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Category Archives: Random Ideas

I’m a little torn by this.

The only problem i have with this, on its face, is that it smells a little too much like a anti-tech solution, where someone would be teaching kids that technology is bad/worse than doing something “in real life”. That type of attitude will ultimately hurt a kid just as much, because you’re not exposing them to, essentially, a serious reality of society: Much of the work we do now is computer based.

Something like programming is a wonderful skill to have, and it’s applications lend itself perfectly to teaching a topic like math and even story telling (at the same time!). It shouldn’t be seen as a black-magic activity, when you can teach kids to create something like a game (which needs a story, artwork, and programming).

I mostly agree that there’s no reason for kids to have iphones, ipads, or completely unfettered internet access. If they’re using it to actually *do* something, then fine, but dicking around on the computer for hours on end reading reddit is worthless (I say this having spent most of my free time online in high school).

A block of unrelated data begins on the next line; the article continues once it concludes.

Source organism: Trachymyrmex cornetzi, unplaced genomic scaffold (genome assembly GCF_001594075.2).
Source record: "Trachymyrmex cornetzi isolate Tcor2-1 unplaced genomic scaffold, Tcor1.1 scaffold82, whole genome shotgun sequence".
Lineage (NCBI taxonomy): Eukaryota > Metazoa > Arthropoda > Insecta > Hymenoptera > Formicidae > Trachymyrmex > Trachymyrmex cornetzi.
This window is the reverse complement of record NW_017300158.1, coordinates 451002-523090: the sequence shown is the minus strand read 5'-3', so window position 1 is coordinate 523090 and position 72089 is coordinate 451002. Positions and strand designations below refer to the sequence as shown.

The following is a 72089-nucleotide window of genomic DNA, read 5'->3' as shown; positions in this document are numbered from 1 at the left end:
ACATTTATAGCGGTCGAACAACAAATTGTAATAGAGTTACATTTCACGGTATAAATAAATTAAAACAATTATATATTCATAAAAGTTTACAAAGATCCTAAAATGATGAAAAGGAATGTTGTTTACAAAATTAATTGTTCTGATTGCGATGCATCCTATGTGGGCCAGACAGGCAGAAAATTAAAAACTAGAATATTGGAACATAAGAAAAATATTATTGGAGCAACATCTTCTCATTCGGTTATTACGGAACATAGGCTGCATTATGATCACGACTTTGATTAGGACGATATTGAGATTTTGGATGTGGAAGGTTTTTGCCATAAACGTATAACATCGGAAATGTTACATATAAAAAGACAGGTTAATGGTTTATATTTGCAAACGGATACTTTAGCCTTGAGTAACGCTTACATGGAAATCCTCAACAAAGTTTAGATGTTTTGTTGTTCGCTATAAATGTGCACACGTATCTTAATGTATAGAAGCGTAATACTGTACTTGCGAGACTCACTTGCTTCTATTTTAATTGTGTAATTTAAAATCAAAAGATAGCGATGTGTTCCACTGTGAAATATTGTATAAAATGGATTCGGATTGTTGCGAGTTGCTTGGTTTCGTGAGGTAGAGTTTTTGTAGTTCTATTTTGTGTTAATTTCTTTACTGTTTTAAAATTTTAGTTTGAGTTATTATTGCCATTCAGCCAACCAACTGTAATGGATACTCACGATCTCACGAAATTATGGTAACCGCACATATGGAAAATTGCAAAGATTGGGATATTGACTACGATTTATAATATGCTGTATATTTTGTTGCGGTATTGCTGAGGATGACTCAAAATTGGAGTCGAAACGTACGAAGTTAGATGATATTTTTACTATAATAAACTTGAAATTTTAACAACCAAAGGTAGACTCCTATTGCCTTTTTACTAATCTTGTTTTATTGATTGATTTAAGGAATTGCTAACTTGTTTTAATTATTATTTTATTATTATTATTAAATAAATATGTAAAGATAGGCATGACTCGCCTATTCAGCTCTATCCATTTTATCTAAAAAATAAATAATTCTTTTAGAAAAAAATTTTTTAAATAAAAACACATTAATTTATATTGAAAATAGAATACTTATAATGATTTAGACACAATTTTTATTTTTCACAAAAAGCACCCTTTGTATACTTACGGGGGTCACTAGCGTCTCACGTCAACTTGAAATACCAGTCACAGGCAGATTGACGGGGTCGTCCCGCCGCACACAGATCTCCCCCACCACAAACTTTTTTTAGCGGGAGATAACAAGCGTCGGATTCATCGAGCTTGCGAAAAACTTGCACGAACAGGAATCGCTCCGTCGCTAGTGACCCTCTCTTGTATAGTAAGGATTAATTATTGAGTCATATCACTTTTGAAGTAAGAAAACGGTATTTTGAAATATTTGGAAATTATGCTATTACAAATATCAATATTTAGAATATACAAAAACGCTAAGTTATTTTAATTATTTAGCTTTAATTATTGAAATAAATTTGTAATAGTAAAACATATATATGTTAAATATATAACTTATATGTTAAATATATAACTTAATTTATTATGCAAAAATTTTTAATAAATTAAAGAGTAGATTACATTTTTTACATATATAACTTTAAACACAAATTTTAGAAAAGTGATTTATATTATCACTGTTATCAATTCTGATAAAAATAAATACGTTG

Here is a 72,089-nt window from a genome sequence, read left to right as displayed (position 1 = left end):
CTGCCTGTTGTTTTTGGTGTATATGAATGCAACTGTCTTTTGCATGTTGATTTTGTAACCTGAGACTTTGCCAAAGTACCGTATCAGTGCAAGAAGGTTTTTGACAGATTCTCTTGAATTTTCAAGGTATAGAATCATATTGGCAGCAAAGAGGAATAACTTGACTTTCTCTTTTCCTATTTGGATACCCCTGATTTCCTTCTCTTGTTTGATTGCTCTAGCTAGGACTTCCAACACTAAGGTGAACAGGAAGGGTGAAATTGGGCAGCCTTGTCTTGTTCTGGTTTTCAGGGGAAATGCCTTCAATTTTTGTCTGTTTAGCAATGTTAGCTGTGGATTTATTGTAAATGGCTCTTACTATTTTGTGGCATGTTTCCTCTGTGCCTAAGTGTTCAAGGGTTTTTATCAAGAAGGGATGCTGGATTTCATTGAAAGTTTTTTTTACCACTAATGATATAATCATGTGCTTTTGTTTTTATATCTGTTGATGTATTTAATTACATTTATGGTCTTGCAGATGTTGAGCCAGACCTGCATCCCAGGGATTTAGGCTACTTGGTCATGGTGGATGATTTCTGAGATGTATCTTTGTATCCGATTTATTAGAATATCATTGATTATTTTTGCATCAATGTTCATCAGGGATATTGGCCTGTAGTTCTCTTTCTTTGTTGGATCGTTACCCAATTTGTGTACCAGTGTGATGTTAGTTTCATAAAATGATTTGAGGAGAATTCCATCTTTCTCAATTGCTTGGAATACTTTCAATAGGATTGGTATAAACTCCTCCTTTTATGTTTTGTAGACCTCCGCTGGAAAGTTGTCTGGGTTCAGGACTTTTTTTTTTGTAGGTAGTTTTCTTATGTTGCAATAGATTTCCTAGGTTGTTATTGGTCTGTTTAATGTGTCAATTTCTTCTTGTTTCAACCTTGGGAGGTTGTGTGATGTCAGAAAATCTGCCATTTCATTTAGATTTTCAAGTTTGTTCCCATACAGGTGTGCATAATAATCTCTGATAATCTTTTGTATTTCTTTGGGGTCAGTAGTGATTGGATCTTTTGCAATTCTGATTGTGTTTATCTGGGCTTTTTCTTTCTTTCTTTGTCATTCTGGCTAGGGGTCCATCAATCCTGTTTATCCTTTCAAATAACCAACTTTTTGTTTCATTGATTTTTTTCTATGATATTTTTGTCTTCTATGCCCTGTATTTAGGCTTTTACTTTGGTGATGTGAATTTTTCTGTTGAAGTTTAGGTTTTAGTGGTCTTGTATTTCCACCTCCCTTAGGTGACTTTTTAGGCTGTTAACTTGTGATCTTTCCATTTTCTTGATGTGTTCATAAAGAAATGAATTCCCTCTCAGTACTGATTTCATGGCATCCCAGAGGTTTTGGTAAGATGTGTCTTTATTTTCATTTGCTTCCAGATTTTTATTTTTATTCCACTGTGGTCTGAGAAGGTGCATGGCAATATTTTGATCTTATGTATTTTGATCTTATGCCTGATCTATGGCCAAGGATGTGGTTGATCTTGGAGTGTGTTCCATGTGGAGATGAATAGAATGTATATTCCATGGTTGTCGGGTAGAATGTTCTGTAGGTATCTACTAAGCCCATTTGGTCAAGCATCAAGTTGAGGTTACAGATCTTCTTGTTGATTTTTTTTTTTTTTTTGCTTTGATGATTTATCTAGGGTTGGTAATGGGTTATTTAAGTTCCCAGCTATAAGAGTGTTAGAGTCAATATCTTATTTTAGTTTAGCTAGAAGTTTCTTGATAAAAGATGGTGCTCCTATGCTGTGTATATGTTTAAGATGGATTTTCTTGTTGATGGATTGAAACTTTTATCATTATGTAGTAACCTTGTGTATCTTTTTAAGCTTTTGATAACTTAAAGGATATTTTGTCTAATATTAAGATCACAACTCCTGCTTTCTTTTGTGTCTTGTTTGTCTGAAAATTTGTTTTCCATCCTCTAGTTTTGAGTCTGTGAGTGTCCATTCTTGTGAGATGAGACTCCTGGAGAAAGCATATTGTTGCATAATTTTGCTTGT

But, all that said, I also think there’s a major generational gap here. I grew up talking to and conversing with people on the internet. Actively participating in forums (which are more like facebook comment streams than email) is a wonderful way to express your own opinions, become exposed to the opinions of others, and have the freedom to explore and develop a curiosity for many things.

I spent countless hours writing stories, drawing art, developing games, playing games with other people, learning about how economies work in online games, learning to write programs and solve problems. Shit, i learned more about economics from a video game than I ever did in school (SAD). None of this was limited by my parents, and they would probably have been terrified to know I was actively working with other people online (we’ll call it “Everyone online is actually a 40 year old dude who wants to rape you” syndrome).